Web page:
Randall Roffe, D.C. (Davenport '80), decided to take a chance and move to the Ukraine to practice chiropractic in a land of few chiropractors. He is now the president of the Ukraine Chiropractic Association.
How did you get started in chiropractic?
When I was a psychology major, a friend introduced me to Palmer graduate Dr. Frank Lipsett in Williston, Fla. I had formerly been skeptical about chiropractic, because my mother had had no good results with her own low back pain. But Dr. Lipsett adjusted my atlas with toggle recoil after neurocalometer readings after he had determined that I had no recent trauma history. I immediately felt my long-standing, moderate scoliosis improve: I stood straighter and walked better. I felt better altogether. Frank did not require me to come back frequently. He charged only ten dollars cash a visit in the early 1970s. People came from all over the Southeast for his adjustments.
A year or so later, I had a surfing accident (I’m not really a surfer) that bent my thoraco-lumbar spine into a painful hyperextension almost like a croissant. Frank adjusted my atlas again--he did not adjust my thoracic spine--and I was amazed that I could immediately straighten up without pain. That sold me.
What is your practice history?
After graduating with honors from Palmer in 1980, I practiced in both Florida and California but had the best financial success in my first two years in Gainesville, Fla., in a largely cash-based practice.
In over 30 years of practice I’ve had some results that have amazed me and my patients. Especially amusing is when the neurologists reverse their diagnoses and say, “Oh, the patient did not really have amyotrophic lateral sclerosis (or any of several other neuropathies) after all.” Or, “The disc seems to have retracted back towards the proper space somewhat for some reason.”
Why did you come to Ukraine to practice?
Nearing the year 2000, I was invited by Palmer graduate Dr. Stephen Press (Davenport '78) to come to Ukraine and establish the profession. Dr. Press impressed me with his Olympics practice experience and his international spirit. He and I have always been moderate in our relations with former Soviet countries, gaining respect from their best doctors while treading the difficult path of how to manage health care in the socialist versus free-market systems.
It has been a real roller coaster but very inspiring on the fundamental questions of quality of care, philosophy and chiropractic inter-professional relations, which so far have been very good here. I am proud to teach our philosophy and review X-rays and MRIs with radiologists here. One of the top professors of radiology here has become a good contact, and he has a library of films rivaling Dr. (Robin) Canterbury’s, with especially good examples of advanced tuberculosis.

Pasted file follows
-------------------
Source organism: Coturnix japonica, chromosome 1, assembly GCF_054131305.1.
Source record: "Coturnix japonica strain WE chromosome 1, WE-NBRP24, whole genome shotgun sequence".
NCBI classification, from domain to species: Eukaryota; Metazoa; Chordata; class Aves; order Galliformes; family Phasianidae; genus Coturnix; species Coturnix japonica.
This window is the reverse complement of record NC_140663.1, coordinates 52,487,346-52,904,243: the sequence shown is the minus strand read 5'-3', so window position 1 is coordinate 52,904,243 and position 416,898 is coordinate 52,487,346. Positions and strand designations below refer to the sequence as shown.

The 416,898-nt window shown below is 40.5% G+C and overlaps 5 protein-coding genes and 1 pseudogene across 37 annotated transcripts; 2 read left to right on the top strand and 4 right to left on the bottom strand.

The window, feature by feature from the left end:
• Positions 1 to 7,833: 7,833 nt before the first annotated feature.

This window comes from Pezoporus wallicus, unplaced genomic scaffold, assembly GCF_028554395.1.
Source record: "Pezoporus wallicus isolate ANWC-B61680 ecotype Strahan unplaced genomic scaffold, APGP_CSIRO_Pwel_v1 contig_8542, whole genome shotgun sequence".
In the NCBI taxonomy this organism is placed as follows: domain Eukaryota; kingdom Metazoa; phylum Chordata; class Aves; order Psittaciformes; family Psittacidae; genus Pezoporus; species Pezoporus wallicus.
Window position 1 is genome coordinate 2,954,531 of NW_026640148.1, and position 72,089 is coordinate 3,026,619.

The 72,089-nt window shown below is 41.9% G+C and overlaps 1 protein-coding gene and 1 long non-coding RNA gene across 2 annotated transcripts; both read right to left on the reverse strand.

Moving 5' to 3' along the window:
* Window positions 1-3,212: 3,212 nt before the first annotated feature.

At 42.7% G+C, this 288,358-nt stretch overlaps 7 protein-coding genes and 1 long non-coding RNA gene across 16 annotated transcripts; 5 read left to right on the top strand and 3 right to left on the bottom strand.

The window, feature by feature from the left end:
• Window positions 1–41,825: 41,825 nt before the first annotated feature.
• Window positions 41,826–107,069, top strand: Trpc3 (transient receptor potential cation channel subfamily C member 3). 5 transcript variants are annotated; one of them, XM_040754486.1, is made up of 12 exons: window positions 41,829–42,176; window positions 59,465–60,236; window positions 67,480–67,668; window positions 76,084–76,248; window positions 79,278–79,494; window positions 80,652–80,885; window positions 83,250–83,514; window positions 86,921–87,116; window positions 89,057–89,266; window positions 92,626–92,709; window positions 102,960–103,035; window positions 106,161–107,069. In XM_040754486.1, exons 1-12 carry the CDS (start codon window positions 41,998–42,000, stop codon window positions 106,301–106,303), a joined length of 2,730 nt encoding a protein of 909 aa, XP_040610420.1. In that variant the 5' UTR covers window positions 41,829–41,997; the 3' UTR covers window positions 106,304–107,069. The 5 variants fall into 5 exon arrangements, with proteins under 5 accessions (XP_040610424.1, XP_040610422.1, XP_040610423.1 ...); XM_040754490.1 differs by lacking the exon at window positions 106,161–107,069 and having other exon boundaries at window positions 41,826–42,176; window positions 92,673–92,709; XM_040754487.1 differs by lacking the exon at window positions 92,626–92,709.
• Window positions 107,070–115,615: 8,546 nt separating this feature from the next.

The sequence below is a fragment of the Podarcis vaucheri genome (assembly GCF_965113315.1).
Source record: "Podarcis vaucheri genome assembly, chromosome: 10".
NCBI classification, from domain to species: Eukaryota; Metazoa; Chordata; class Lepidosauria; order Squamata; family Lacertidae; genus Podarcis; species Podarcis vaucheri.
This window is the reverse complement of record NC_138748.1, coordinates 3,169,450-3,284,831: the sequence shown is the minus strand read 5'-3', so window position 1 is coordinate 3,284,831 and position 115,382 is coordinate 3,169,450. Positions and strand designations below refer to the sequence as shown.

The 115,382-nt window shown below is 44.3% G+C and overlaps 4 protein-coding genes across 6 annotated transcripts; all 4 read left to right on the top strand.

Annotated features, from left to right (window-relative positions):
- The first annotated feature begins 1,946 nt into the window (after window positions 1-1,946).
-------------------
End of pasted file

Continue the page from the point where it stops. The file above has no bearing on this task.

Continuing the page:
After sustaining a comminuted (five fragments) upper humerus fracture with near-lethal hematomae, with femoral contusions as well, due to a fall on the ice here, I had the first surgery of my life. The Ukrainian surgeon did very well, and now I have a titanium plate, and the goodwill of the best surgical facility in the country. Let’s build on this. Chiropractic is a great art, science and philosophy, but it cannot repair a comminuted fracture. Surgeons here marvel at us, and there is no jealousy … because there is no big money involved. The reputation of chiropractic has become a global legend!
We now have three practicing graduates from chiropractic colleges here. The other two D.C.s are Ukrainian citizens and recent graduates. We still do not have a law governing our practice – we are regarded as “therapists” by most. There are many lay practitioners of bone-setting here, and that complicates the situation. Let us offer them our education!
What can the profession do to help?
We very much need the support of our chiropractic colleagues in developing our profession in these former Soviet countries. We need equipment: X-ray, better MRI, drop head-pieces, Activator and others. I work without any of them but fortunately have good relations here for highly affordable X-ray and MRI – but I can’t always get a good swimmer’s view or various special views, and the MRIs are not always good.
D.C.s come here to visit and often offer free care, which helps the people but does not always really help the development of the profession. We hope that visiting D.C.s will integrate their visits with us – that will boost the profession the best.
Is there anything else you'd like to add?
How proud I am to have graduated from The Fountainhead!
If people are interested in learning more about practicing in the Ukraine or helping out, how should they contact you?
They can e-mail me at firstname.lastname@example.org.